Friday, March 4, 2011

Incahuasi (6,641m) - Provincia de Catamarca, Argentina

This huge volcano, the 12th highest mountain in the Andes, lies just south of the paved road from Fiambala to Paso San Francisco, and as it is so accessible receives more ascents than most of the other 6,000ers in the area.

After taking 2 1/2 days to cycle up from Fiambala to Argentine immigration at Las Grutas we headed off the main road, cycling 2kms towards the mountain to some termas. After spending the night there we continued on a rough track for 9kms towards the mountain by which stage the surface was so bad that we decided it'd be quicker to leave the bikes and continue on foot.

The weather had been unsettled on our cycle up to Las Grutas, with lots of threatening looking clouds, and some thunderstorms at night. As we walked 4 hours from the track to a low camp at 4,600m, lots of ominous lenticularis clouds appeared to the east of the mountain. We probably should have turned back at this point (and would have done had we known what was to come), but as the weather was nice every morning we decided to continue. During the night there was a big storm a few kms away to the east.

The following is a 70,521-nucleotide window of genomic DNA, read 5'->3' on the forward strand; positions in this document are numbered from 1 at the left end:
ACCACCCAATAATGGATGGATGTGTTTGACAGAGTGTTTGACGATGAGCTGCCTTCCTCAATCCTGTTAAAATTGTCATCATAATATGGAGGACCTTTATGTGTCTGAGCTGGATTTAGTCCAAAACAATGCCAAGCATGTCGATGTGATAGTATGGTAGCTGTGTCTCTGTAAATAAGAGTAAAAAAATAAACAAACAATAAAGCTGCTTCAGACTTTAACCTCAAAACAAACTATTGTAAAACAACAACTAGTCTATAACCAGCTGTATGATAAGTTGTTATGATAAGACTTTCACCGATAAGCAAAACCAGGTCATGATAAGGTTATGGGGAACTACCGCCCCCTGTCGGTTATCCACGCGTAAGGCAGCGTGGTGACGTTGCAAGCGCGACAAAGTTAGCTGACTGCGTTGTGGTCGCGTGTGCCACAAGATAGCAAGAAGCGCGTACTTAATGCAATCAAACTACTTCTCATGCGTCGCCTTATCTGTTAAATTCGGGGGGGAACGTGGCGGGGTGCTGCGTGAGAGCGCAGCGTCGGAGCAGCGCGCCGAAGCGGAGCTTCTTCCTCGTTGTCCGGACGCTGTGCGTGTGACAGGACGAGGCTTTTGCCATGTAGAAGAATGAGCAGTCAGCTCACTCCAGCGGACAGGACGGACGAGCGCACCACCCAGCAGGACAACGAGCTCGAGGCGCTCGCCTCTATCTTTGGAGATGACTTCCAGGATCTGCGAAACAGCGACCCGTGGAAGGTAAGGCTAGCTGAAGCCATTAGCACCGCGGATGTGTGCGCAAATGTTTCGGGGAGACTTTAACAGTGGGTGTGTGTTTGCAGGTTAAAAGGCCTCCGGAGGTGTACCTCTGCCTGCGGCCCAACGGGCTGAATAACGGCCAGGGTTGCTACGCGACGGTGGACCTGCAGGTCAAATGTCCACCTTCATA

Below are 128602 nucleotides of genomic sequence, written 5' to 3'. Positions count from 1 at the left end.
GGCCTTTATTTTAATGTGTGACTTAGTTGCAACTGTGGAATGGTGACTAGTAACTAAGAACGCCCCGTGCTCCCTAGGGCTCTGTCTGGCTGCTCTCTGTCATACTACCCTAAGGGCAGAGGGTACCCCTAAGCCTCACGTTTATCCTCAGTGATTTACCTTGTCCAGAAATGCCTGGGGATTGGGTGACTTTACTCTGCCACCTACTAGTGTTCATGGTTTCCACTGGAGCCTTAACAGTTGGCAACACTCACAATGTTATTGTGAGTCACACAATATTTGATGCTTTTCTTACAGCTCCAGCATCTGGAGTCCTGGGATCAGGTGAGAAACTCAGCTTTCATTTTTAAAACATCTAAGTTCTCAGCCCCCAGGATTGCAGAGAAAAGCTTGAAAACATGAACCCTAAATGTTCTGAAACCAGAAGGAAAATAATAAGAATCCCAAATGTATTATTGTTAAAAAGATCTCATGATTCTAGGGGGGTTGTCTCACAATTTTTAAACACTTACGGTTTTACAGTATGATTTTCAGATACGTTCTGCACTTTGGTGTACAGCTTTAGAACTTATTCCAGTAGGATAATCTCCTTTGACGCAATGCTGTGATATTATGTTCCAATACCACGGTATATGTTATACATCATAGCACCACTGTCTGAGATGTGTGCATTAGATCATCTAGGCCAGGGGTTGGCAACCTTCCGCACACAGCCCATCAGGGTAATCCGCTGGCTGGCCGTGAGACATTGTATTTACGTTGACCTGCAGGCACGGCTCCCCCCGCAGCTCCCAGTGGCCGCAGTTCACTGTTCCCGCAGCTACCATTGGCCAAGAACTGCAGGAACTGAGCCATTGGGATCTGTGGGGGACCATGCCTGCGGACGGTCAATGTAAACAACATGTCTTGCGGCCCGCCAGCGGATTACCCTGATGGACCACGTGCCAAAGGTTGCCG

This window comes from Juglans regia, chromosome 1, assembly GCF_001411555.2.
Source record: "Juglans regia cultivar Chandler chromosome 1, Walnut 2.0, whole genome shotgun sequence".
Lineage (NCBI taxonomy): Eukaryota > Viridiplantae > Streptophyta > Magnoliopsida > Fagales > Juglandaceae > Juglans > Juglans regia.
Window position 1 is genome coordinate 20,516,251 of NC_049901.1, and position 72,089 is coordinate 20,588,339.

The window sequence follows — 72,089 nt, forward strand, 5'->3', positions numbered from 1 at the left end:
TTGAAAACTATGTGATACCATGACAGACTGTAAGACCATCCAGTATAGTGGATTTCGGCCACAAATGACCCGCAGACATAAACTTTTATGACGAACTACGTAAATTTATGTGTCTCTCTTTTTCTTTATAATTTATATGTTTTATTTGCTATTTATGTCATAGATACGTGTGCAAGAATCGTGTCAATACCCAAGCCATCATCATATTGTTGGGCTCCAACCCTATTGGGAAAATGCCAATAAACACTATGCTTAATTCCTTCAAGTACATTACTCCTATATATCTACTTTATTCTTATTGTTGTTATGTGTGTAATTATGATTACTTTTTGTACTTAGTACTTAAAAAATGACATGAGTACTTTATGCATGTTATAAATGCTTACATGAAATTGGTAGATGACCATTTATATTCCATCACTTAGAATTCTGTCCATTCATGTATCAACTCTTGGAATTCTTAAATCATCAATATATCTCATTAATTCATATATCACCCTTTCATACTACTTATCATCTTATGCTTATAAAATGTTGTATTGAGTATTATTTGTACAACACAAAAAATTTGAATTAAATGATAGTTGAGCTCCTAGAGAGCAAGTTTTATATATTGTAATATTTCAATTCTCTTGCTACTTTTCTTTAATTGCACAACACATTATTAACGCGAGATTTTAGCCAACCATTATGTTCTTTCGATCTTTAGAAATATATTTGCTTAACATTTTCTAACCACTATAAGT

The following day we continued, going between the dark volcancitos which lay between us and the mountain, before descending 50m to the usual base camp at 4,950m. The weather, which had been nice, took another turn for the worse, and as we climbed up the sandy NE gulley aiming to camp at the col at 5,700m, we were overtaken by a hail and lightning storm and spent half an hour crouching behind a rock waiting for it to pass. We were at 5,400m at this stage and when the weather improved, decided to stay here to camp. We were well acclimatized so didn't think we'd have any trouble summitting from this low down, and the weather remained bad up at the portezuelo so this seemed like the sensible thing to do. However, there was no flat ground around (apart from a couple of exposed spots that we didn't fancy camping on in case the lightning returned) so we spent 2 hours chipping a platform out of the ice in the gulley using rocks and some tent pegs. As there was no running water in the vicinity we melted the chippings to drink.

The weather was still overcast when we went to bed, but when we woke at 07:00 it was clear again. We set off just after 08:00 and followed the clear path for an hour to the portezuelo at 5,693m. There is meant to be water near here, though it wasn't that obvious to us as we walked past where this was. From the portezuelo the going became steeper, firstly up sandy/scree slopes, then up the rocky NE ridge to the right/north of the large penitente field. We had to use our hands at a few of the steeper sections on the ridge.